While food insecurity has declined from a peak in September 2011, an estimated 11.1 people across the region remain in Stressed (IPC Phase 2), Crisis (IPC Phase 3), and Emergency (IPC Phase 4) down from 14.5 million in 2011. Significant improvements were found many parts of Somalia, South Sudan, Sudan, and Ethiopia due to access to humanitarian assistance, the succession of near normal production seasons, reduced conflict, and improved macroeconomic conditions.
The onset of October to December rains in eastern Kenya and southernmost Somalia was delayed
The October to December Deyr/short rains started late in much of eastern Kenya and southern Somalia. The rains were up to 20 days late in some areas.
The risk of flooding remains high along both the Juba and Shabelle Rivers in southern Somalia.
UNHCR operational highlights
• More than 16,000 Congolese crossed into Uganda by the end of this month fleeing fighting in eastern DRC. On the other side of the border, refugees are supported and transported to UNHCR-run Transit Centres.
• The relocation exercise of refugees from CAR is on-going. By the end of this month, 18,061 persons were relocated to camps in Equateur and 387 in Oriental Province. This totals 18,448 persons making 82.1% of the 22,000 initial planning figures for Equateur and 19.35% of the 2,000 planning figure for Oriental.
Regional food security in eastern Africa shows marked improvement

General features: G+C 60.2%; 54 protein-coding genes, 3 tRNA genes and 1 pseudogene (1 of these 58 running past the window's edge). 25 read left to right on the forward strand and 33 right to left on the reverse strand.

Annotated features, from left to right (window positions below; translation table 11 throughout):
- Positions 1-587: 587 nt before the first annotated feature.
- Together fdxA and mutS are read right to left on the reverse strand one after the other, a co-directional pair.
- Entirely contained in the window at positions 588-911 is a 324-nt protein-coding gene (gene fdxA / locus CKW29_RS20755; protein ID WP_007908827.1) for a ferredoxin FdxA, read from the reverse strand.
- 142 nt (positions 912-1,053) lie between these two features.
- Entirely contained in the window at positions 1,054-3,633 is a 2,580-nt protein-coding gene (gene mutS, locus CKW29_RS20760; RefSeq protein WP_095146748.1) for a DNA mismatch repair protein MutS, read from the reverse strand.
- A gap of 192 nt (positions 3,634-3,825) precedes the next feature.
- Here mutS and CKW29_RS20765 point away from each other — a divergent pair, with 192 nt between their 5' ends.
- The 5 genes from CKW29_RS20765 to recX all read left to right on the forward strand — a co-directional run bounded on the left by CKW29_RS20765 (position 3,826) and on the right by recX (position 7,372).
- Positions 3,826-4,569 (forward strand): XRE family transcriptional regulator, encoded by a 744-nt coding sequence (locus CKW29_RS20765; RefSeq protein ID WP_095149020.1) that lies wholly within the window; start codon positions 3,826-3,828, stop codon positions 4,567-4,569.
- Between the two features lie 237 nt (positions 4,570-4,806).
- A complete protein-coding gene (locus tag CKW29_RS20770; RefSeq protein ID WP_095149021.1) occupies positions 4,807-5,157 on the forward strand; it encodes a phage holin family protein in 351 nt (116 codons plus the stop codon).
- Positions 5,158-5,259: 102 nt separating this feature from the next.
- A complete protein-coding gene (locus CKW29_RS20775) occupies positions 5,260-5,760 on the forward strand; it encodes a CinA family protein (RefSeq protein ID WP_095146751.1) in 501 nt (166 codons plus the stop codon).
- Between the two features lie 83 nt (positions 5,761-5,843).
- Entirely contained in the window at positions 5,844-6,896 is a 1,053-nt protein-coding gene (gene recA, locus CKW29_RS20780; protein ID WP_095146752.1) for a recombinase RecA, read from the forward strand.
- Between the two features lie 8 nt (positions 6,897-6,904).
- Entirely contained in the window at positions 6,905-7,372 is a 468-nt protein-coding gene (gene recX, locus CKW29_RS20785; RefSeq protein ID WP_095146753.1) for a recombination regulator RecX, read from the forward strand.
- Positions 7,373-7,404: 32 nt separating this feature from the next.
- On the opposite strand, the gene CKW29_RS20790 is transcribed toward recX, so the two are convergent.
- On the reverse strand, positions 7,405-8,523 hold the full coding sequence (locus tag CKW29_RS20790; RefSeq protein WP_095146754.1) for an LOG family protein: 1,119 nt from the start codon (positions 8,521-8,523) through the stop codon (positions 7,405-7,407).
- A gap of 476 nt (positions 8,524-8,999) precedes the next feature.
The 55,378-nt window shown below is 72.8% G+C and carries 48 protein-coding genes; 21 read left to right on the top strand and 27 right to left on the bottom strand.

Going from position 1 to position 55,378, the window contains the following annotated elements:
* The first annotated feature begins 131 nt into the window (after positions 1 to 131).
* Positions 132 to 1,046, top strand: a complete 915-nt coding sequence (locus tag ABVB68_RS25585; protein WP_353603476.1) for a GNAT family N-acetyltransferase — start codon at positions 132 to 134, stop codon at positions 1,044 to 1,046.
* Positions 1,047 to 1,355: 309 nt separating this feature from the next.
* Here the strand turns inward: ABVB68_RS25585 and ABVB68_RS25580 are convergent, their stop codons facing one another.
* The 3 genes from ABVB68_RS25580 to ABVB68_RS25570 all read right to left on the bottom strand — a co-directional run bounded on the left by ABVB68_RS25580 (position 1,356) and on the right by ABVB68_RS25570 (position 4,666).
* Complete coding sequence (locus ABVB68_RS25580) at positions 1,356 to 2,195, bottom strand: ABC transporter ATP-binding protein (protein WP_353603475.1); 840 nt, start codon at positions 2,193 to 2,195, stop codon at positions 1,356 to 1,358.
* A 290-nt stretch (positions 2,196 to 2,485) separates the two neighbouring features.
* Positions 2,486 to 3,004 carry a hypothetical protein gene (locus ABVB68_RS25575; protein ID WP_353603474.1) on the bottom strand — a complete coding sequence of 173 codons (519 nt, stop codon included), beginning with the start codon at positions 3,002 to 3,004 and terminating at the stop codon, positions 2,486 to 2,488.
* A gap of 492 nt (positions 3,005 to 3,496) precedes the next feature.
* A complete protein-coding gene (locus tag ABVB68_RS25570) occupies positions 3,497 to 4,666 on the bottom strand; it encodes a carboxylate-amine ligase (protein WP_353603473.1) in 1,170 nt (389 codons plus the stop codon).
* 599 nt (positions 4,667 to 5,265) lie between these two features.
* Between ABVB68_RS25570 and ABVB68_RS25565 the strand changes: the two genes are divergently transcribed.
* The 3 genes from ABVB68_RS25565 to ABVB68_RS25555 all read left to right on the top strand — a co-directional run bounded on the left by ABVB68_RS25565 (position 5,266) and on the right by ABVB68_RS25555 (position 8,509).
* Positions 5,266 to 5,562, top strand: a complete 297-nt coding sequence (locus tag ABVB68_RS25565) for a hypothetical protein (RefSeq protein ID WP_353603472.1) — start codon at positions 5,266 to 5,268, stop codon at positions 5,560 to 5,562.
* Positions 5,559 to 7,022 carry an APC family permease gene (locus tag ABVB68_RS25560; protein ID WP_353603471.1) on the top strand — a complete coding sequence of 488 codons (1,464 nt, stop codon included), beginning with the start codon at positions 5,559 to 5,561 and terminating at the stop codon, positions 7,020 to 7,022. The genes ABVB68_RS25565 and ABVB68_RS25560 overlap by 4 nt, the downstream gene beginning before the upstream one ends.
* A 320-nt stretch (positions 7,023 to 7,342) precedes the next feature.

Nutrition in Turkana Central worsens from Serious to Critical
No polio in South Sudan, as political impasse hinders vaccination in Sudan More than 100 people dead and over one million others affected by floods since August
More than 10 million people displaced in the region as of September 2013
Agreement signed for return of Somali refugees in Kenya, as similar plans are made for return of Burundians in Uganda
Drier conditions expected during the next week across East Africa, following anomalously heavy rainfall in mid-November.
Following a week of torrential rainfall, the continuation of above-average precipitation in mid-November is likely to sustain the risk of flooding, and lead to adverse ground impacts across many parts of Somalia and eastern Ethiopia.
- The passage of a weak tropical disturbance is expected to produce heavy amounts of rainfall over northern Somalia.
- Poor October rainfall across parts of central and eastern Kenya, as well as, southern Somalia lead to strengthening moisture deficits in the region.
1) The development of a tropical disturbance in the northwestern Indian Ocean is expected to move west and bring significantly heavy amounts of rainfall across the Gulf of Aden and Somalia.
Staple Food Markets in East Africa: White maize is the main staple grain consumed in Tanzania, Kenya, and Ethiopia. In Uganda, white maize is grown mainly as a commercial crop for export in the region. Imported rice is a major staple for Djibouti and Somalia, which mainly consume belem—the imported red rice. Tanzania is also a major producer and source of rice in the region while Kenya and Uganda are minor producers. Both red and white sorghum are produced and consumed in the region.
In West Africa, cereals trade between the region’s surplus and deficit zones increased in September. Staple food prices remained stable throughout most of the central basin in September as producers and traders sold remaining stocks from above-average 2012 harvests. Cereal prices were stable or increased in many structurally-deficit areas as the lean season can to an end. Rice imports from international markets contributed to adequate food availability the Western Basin (Pages 3-5).
An increase in rain across South Africa reduces early season rainfall deficits.